The next day we returned for more learning but first things first our cohort picture. 

 GTA MTV14 photo by Danny Silva
(Bonus points if you can find me.)
We then returned to do this cool table challenge called the Amazing Google Race.  As a team we did tasks, received clues, and did other tasks.  Such fun and I loved the teamwork in action.  While my team didn't win (again) we had a lot of fun in the process.

Next up was our third session of cohort presentations this time by  Susan Herder, Tim O'Connor, and Sandra Chow. Following these presentations we headed to our final two small group workshops.  

Running from the Google Dinosaur.  They like to feed it flamingos.

My first session was called Are You and Iron Chief with John Corippo and Jr Ginex-Orinion . Here we had a task to do, which included a special ingredient. It was a great way to explore Google Presentation while under a time pressure.  I was impressed with what everyone was able to create.

My final small group session was Field Trip: All Aboard the Magic Google Bus with David Theriault and Cory Pavicich.  We played with some pretty cool technology called NFC tags. We searched for these chips, read the clues, and took images to match the clues.  We then all shared our  favourite images.

Android Gingerbread

After our morning break we took a look at our action plans again and how we can be agents for change.  I love this part as someone who is often pushing boundaries I love that Google supports innovation for positive change.  We then had another wonderful lunch.

In the afternoon we had a mini ed camp.  I learned with some other k-2 educators and then learned some tricks with the Nexxus 7 tablet.  At this point our official 'learning' was just about over.  We learned a bit more about what Google in Education is doing with educators and how we can be a part of it.  With final closing remarks our time together was over.

So great to be learning with my #eduparty friend Cheryl.
Well almost over because we still had our trip to the Google Store!

The 48 hours brought passionate inspiring educators together.  At times I felt in over my head as I work in a non Google district  and so much of what others were talking about I am not able to do with my students.  In addition as a grade one teacher I am limited by what my students are capable or doing.  I also strongly believe that my students should be creating their own work so I look at what I learn through their eyes.  Thankfully there is still a ton I can do with Google products that work within the privacy laws of public education in British Columbia.  In fact my action plan is being designed to show others what can be done with Google, even in a non Google environment. If you have any suggestions please send them my way.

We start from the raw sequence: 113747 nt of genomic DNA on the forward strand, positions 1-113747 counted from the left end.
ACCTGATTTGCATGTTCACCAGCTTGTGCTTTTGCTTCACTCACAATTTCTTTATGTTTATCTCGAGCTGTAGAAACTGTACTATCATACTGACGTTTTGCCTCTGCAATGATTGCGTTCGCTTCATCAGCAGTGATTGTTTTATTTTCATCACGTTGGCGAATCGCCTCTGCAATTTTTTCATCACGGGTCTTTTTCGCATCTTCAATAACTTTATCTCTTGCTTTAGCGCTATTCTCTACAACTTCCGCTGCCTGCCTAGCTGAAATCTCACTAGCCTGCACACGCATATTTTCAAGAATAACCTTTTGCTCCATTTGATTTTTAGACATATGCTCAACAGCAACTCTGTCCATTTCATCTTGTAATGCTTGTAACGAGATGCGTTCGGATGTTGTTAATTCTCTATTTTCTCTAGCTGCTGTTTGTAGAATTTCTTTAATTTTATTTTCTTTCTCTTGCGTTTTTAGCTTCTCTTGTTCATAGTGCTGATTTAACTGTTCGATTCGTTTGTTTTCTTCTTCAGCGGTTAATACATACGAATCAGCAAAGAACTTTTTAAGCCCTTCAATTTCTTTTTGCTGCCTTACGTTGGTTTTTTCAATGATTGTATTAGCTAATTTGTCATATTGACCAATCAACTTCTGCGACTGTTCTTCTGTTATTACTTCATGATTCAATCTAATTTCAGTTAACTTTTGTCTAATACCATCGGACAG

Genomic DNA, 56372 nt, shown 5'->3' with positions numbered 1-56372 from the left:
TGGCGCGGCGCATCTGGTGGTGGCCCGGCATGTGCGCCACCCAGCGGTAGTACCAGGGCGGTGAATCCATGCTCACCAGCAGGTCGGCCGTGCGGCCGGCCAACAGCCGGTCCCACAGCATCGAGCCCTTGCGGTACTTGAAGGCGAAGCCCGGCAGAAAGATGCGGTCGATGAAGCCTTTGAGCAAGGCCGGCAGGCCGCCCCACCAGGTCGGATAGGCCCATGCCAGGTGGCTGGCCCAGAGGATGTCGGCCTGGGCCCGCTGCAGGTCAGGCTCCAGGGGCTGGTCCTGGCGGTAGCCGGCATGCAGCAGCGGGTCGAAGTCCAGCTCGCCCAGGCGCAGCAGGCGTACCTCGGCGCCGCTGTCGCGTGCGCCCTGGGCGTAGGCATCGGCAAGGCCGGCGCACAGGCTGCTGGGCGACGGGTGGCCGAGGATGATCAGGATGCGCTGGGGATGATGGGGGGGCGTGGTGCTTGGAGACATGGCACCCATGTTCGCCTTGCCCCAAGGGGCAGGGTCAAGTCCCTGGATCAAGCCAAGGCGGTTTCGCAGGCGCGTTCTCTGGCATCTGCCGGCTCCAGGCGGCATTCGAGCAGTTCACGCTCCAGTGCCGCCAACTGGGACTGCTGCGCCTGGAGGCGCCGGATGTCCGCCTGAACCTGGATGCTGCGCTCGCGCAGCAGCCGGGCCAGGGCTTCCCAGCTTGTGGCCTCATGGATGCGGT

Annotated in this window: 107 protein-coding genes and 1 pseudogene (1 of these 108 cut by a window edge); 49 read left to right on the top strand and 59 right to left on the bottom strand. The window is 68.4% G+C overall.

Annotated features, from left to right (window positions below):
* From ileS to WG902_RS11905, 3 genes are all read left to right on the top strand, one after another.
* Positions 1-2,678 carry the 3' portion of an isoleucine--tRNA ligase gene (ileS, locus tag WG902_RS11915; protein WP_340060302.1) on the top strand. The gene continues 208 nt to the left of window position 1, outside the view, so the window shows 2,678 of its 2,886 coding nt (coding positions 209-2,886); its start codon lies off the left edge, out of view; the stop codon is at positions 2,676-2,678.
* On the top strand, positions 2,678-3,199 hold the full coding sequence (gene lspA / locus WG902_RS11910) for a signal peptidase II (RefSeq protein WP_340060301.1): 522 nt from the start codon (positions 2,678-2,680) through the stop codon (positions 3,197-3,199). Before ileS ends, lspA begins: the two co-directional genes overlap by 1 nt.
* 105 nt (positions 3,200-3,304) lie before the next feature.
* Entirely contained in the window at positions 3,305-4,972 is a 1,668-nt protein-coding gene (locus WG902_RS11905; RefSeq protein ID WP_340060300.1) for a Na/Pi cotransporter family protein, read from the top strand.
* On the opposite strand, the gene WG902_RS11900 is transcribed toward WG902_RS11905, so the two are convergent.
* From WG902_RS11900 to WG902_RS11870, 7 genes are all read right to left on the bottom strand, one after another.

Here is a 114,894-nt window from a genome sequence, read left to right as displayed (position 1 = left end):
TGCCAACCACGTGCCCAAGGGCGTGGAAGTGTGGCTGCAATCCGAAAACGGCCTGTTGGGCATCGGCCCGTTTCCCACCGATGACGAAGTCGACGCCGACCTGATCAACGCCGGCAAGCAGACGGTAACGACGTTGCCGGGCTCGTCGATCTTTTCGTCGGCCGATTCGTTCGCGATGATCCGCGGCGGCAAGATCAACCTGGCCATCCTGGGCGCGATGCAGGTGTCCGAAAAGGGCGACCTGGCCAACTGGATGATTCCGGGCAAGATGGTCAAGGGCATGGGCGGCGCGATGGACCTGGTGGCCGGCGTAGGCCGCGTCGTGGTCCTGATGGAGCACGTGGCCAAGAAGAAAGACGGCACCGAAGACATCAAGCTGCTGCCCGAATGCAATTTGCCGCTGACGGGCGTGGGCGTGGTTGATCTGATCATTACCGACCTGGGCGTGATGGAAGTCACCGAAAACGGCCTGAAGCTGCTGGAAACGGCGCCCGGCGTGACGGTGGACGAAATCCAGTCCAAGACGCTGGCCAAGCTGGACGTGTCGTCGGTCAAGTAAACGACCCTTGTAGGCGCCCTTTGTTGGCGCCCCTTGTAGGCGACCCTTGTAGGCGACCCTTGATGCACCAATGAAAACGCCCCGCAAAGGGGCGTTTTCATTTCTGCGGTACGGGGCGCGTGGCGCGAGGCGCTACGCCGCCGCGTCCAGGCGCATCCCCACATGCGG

Here's to my new family! I look forward to continually learning and changing the world with you.

It's official!


  1. It sounds like a wonderful time, Karen. So glad you had this opportunity.

    1. Thanks Kathy. It was good fun indeed. Don't worry I have lots to share too. :-)

  2. Karen, Thank you for the awesome summary. Thank you especially for the one on one tutoring you provided regarding Osmo and blogging ideas for little kids.

    1. My pleasure friend. I can't wait to see what you and your kidlets get up to this year. Perhaps we can put our google skills to work with a collaborative project or two. :-)

  3. Oh, yes! Especially thank you for the book Canada!

  4. I had a ton to do today, but as soon as I started reading I was hooked. Wonderful pictures and observations. Thank you for creating this memory scrapbook.

    1. Thanks David. My brain is still a bit of much between GTA and having it picked by some app developers. I write these summary review posts more for me I think so I have something I can look back on and have the reminders in place in case I start to forget. Thanks for taking the time to read it. :-) K